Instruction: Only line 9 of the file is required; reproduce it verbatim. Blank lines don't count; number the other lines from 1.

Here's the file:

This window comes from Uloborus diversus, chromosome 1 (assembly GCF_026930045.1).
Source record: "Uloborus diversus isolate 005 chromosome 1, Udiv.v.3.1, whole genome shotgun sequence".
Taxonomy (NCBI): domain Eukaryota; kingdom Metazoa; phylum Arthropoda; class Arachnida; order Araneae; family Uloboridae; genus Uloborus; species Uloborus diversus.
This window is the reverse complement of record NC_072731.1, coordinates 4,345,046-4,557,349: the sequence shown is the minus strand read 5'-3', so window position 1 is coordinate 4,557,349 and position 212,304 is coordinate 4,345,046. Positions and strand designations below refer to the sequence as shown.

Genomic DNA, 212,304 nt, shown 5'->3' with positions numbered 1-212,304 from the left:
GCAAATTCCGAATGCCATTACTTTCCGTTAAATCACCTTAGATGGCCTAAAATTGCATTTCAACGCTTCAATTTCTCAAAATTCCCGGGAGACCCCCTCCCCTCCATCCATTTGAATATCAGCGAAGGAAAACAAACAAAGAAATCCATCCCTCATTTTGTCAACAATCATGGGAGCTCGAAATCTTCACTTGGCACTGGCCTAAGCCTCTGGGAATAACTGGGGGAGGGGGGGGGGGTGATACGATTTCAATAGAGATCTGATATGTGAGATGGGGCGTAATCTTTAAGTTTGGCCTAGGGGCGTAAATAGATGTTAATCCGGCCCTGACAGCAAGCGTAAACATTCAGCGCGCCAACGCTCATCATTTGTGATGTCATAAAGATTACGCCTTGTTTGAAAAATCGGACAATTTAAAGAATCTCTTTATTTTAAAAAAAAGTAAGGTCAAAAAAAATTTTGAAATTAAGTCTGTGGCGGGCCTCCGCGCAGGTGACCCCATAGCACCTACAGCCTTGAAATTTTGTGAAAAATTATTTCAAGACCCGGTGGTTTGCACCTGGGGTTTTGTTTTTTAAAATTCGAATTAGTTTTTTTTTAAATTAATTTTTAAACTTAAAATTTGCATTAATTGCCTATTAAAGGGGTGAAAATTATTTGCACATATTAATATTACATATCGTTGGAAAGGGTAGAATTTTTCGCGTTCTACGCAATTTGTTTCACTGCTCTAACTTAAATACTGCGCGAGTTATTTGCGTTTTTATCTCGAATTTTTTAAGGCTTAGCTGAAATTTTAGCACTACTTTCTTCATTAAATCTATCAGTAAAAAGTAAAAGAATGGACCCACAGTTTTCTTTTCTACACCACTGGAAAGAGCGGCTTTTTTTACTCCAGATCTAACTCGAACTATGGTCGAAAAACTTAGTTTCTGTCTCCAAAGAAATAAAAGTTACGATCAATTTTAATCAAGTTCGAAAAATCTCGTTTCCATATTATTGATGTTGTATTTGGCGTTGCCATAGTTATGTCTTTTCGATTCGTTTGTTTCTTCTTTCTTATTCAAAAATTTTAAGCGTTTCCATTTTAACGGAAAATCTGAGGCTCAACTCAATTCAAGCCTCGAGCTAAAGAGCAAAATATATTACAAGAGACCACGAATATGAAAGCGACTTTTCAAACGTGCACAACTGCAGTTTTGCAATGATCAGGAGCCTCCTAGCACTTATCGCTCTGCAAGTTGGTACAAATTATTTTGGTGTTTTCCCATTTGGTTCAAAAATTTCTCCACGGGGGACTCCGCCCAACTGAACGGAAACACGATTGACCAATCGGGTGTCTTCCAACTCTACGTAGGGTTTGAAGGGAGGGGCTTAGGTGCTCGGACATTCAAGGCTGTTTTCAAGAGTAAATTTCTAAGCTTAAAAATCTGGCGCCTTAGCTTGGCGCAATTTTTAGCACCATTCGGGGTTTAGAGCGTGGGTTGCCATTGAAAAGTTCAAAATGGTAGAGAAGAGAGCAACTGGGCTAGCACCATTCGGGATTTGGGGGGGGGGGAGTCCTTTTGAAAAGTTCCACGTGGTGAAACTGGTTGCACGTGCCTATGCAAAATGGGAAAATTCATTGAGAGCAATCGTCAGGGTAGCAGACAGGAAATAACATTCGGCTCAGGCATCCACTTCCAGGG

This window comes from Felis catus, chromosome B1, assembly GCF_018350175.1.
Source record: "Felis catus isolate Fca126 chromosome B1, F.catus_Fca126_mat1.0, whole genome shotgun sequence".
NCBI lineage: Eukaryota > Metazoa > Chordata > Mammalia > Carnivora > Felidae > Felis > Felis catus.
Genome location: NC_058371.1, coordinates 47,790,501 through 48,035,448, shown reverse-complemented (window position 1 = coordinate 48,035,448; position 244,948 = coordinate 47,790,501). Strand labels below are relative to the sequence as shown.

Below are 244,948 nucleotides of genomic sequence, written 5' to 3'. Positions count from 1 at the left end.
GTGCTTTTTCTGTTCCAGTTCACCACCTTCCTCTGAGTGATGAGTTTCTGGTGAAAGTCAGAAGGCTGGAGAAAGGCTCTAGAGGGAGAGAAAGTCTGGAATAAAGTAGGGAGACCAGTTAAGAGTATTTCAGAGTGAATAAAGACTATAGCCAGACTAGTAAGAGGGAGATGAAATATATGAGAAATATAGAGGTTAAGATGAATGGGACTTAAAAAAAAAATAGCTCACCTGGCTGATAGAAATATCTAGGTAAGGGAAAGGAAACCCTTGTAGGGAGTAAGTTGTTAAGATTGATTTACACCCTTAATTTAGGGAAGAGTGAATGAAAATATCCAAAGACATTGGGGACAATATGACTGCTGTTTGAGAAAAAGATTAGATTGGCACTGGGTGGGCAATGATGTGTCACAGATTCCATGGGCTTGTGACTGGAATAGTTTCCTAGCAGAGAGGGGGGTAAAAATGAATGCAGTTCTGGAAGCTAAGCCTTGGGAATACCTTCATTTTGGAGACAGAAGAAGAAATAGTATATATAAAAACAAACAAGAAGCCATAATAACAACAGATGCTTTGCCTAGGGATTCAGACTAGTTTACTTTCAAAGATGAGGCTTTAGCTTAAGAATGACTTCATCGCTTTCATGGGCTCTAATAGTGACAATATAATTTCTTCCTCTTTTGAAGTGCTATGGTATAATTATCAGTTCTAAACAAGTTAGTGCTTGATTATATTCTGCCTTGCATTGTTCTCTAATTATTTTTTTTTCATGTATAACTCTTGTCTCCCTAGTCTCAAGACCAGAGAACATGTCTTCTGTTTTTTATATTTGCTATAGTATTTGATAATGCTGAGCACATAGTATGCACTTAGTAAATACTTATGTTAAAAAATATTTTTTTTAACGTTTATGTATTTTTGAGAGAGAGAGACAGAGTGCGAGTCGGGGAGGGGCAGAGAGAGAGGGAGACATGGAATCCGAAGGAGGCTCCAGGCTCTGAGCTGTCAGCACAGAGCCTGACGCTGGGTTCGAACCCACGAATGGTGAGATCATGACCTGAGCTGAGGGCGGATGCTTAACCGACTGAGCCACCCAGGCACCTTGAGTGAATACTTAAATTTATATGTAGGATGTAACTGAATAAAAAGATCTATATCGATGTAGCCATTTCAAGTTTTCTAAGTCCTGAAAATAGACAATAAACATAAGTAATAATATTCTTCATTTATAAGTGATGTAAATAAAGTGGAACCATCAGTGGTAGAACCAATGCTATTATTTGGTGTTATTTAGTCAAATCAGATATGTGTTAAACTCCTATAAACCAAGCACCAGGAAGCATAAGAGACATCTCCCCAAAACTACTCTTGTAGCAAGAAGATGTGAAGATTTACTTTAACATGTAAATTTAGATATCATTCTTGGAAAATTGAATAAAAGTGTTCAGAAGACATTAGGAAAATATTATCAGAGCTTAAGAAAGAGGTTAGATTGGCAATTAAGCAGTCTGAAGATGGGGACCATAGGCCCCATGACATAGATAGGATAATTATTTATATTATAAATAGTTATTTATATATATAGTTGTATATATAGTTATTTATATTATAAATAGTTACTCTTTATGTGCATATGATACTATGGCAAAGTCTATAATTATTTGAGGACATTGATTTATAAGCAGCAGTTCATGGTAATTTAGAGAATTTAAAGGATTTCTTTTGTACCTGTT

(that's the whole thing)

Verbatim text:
NCBI lineage: Eukaryota > Metazoa > Chordata > Mammalia > Carnivora > Felidae > Felis > Felis catus.